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Denmark’s DTU demonstrates tiny ‘Fano’ laser

02 Sep 2021

Novel microscopic source “offers advantages over other lasers”, with applications in integrated photonics and optical sensors.

Scientists from Danish research institute DTU, based in Lyngby, Copenhagen, have shown that a Fano laser, a new type of microscopic laser, has “fundamental advantages compared to other types of lasers.”

The discovery can be important for many future applications, such as integrated photonics, interfacing of electronics and photonics, and optical sensors.

An increasing fraction of the global energy consumption is used for information technology, and photonics operating at very high data rates with ultra-low energy per bit has been identified as a key technology to enable sustainable growth of capacity demands.

However, existing laser designs cannot just be scaled down to reach the goals for next-generation integrated devices, and fundamental discoveries in the field of nanophotonics are therefore needed.

Joint effort

Supported by a Villum Center of Excellence, NATEC, a newly established DNRF Center of Excellence, NanoPhoton, and an ERC Advanced Grant, scientists from DTU are exploring the physics and applications of a new class of photonic devices using a phenomenon known as Fano interference. This physical effect offers an opportunity for realizing ultrafast and low-noise nanolasers (called Fano lasers), optical transistors, and quantum devices working at the level of a single photon.

Now, the DTU scientists have shown that the coherence of a Fano laser can be significantly improved compared to existing microscopic lasers. The result has been published in Nature Photonics.

“The coherence of a laser is a measure of the purity of the colour of the light generated by the laser. A higher coherence is essential to numerous applications, such as on-chip communications, programmable photonic integrated circuits, sensing, quantum technology, and neuromorphic computing.

“For example, coherent optical communication systems transmit and detect information using the phase of light pulses, leading to a tremendous information capacity,” says Jesper Mørk, Professor at DTU Fotonik and Center Leader of NATEC and NanoPhoton.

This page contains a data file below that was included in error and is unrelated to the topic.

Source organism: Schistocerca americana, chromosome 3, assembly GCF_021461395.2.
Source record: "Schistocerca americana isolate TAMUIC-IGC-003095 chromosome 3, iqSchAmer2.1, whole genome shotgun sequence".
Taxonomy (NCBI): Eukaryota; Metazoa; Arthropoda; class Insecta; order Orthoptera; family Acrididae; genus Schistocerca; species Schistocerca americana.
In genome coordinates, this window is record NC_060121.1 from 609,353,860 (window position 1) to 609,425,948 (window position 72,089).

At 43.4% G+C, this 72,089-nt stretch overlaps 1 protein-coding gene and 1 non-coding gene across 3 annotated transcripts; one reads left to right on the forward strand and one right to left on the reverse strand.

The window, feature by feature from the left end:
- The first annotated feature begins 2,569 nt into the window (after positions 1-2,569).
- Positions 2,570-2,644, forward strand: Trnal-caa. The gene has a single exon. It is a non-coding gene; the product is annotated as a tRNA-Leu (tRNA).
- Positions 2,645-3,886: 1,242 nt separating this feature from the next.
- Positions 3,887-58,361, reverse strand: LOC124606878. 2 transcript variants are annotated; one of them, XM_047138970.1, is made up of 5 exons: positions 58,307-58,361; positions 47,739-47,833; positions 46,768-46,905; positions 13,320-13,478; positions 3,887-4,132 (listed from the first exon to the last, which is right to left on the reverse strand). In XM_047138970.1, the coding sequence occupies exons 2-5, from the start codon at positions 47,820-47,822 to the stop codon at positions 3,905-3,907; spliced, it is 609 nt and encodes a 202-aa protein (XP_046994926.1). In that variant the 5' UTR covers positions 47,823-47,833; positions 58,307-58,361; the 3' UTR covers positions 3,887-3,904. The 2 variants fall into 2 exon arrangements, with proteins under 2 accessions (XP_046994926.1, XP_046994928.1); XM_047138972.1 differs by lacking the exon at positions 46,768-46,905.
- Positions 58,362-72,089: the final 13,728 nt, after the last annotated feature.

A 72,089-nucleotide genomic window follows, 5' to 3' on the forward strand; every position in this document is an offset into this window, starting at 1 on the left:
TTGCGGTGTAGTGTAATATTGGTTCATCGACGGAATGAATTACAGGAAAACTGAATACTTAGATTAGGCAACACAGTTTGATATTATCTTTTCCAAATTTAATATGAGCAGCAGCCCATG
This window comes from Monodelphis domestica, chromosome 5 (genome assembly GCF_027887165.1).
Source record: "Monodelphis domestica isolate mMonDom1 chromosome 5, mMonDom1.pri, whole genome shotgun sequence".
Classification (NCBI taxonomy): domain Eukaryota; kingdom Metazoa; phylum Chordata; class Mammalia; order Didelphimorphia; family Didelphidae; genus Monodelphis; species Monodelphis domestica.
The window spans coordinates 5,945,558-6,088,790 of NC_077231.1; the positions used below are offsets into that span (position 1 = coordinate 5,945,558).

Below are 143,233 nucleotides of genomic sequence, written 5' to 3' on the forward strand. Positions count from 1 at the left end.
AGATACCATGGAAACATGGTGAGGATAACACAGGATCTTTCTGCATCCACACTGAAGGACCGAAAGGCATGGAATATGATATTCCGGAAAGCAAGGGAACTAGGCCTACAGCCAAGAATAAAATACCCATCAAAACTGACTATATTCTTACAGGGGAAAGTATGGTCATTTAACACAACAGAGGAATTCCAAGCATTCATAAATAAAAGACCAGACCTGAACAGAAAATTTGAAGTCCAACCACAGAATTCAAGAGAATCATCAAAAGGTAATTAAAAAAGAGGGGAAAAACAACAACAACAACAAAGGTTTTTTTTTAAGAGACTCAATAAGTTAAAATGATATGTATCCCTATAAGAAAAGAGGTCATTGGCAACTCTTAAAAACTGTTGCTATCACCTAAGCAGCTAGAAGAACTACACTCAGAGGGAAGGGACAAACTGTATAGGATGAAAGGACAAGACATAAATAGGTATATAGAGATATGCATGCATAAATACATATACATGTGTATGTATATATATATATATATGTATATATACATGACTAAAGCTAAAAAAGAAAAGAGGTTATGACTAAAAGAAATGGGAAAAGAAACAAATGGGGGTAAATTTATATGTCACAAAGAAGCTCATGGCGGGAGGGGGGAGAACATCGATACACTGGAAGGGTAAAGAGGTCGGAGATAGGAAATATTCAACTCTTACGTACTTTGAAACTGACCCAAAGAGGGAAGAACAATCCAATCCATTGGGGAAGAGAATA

Mørk added, “The Fano laser, with a size of a few microns across, operates in an unusual optical state, a so-called bound-state-in the-continuum, induced by the Fano resonance. The existence of such a state was first identified by some of the early pioneers of quantum mechanics, but evaded experimental observation for many years. In the paper, we show that the characteristics of such a bound-state-in-the-continuum can be harnessed to improve the coherence of the laser.”

“The observation is somewhat surprising,” said lead author and senior researcher at DTU Fotonik, Yi Yu, “since a bound-state-in-the-continuum is much less robust than the states commonly used in lasers. We show in our paper, experimentally as well as theoretically, that the peculiarities of this new state can be used to advantage.”

Buried heterostructure technology

Yi Yu continued, “To achieve the goal we have developed, in collaboration with Professor Kresten Yvind’s group at DTU Fotonik, an advanced nanotechnology platform, called Buried Heterostructure Technology. This technology allows realizing small, nanometer-sized regions of active material, where the light generation takes place, while the remaining laser structure is passive.

“It is the physics of Fano resonance combined with this technology that eventually enables the suppression of quantum noise, leading to the highest measured coherence for microscopic lasers.”

This new finding may lead to the use of Fano lasers in integrated electronic-photonic circuits, in particular in new generations of high-speed computers. In today’s computers, electrical signals are used for logic operations as well as for transmitting data between different parts of the computer. However, due to ohmic losses, a lot of energy is wasted in the transmission.

The primary role of the Fano laser will be to convert the electrical data to light signals, which then are transmitted within the computer almost without loss – just as it is done in optical fibres on the internet today. The long-term perspective is to get much faster computer chips with minimal energy consumption.

The researchers from DTU Fotonik were historically the first in the world to suggest and experimentally demonstrate a Fano laser. Those results were published in Nature Photonics in 2017.

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